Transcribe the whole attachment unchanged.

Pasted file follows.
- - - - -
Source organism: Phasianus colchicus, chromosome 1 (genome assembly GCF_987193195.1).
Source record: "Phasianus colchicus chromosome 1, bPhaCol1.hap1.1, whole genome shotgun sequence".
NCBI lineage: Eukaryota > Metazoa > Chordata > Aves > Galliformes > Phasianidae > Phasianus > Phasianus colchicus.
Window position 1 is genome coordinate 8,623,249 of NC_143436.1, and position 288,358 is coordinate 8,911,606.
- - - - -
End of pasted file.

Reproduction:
Source organism: Phasianus colchicus, chromosome 1 (genome assembly GCF_987193195.1).
Source record: "Phasianus colchicus chromosome 1, bPhaCol1.hap1.1, whole genome shotgun sequence".
NCBI lineage: Eukaryota > Metazoa > Chordata > Aves > Galliformes > Phasianidae > Phasianus > Phasianus colchicus.
Window position 1 is genome coordinate 8,623,249 of NC_143436.1, and position 288,358 is coordinate 8,911,606.